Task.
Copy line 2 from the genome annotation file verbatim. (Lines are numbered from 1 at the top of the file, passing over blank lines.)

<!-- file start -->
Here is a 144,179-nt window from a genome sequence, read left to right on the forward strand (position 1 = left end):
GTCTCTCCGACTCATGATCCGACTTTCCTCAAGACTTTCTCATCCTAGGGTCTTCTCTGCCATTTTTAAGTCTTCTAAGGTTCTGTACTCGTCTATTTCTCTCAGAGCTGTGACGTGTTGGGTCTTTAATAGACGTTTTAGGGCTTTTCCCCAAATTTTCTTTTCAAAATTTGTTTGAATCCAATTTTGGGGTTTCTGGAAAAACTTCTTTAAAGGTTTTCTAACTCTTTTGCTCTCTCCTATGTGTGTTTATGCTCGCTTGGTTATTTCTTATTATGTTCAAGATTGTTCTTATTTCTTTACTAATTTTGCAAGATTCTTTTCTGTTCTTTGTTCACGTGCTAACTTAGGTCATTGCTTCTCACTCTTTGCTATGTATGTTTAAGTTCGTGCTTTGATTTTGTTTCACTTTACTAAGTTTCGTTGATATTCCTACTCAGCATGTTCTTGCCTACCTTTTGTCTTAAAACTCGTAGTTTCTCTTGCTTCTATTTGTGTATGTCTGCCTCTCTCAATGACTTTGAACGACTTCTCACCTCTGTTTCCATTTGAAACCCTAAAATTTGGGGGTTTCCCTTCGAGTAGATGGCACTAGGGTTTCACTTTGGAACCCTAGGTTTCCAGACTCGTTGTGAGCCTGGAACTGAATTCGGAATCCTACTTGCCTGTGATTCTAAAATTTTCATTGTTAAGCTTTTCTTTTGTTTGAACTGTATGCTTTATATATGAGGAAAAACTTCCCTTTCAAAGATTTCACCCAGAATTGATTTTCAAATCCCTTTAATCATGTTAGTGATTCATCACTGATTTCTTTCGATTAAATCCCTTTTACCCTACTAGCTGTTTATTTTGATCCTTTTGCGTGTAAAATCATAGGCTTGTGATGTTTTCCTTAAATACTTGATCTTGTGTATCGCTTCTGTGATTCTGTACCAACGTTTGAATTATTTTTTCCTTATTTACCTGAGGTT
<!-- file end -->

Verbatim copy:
GTCTCTCCGACTCATGATCCGACTTTCCTCAAGACTTTCTCATCCTAGGGTCTTCTCTGCCATTTTTAAGTCTTCTAAGGTTCTGTACTCGTCTATTTCTCTCAGAGCTGTGACGTGTTGGGTCTTTAATAGACGTTTTAGGGCTTTTCCCCAAATTTTCTTTTCAAAATTTGTTTGAATCCAATTTTGGGGTTTCTGGAAAAACTTCTTTAAAGGTTTTCTAACTCTTTTGCTCTCTCCTATGTGTGTTTATGCTCGCTTGGTTATTTCTTATTATGTTCAAGATTGTTCTTATTTCTTTACTAATTTTGCAAGATTCTTTTCTGTTCTTTGTTCACGTGCTAACTTAGGTCATTGCTTCTCACTCTTTGCTATGTATGTTTAAGTTCGTGCTTTGATTTTGTTTCACTTTACTAAGTTTCGTTGATATTCCTACTCAGCATGTTCTTGCCTACCTTTTGTCTTAAAACTCGTAGTTTCTCTTGCTTCTATTTGTGTATGTCTGCCTCTCTCAATGACTTTGAACGACTTCTCACCTCTGTTTCCATTTGAAACCCTAAAATTTGGGGGTTTCCCTTCGAGTAGATGGCACTAGGGTTTCACTTTGGAACCCTAGGTTTCCAGACTCGTTGTGAGCCTGGAACTGAATTCGGAATCCTACTTGCCTGTGATTCTAAAATTTTCATTGTTAAGCTTTTCTTTTGTTTGAACTGTATGCTTTATATATGAGGAAAAACTTCCCTTTCAAAGATTTCACCCAGAATTGATTTTCAAATCCCTTTAATCATGTTAGTGATTCATCACTGATTTCTTTCGATTAAATCCCTTTTACCCTACTAGCTGTTTATTTTGATCCTTTTGCGTGTAAAATCATAGGCTTGTGATGTTTTCCTTAAATACTTGATCTTGTGTATCGCTTCTGTGATTCTGTACCAACGTTTGAATTATTTTTTCCTTATTTACCTGAGGTT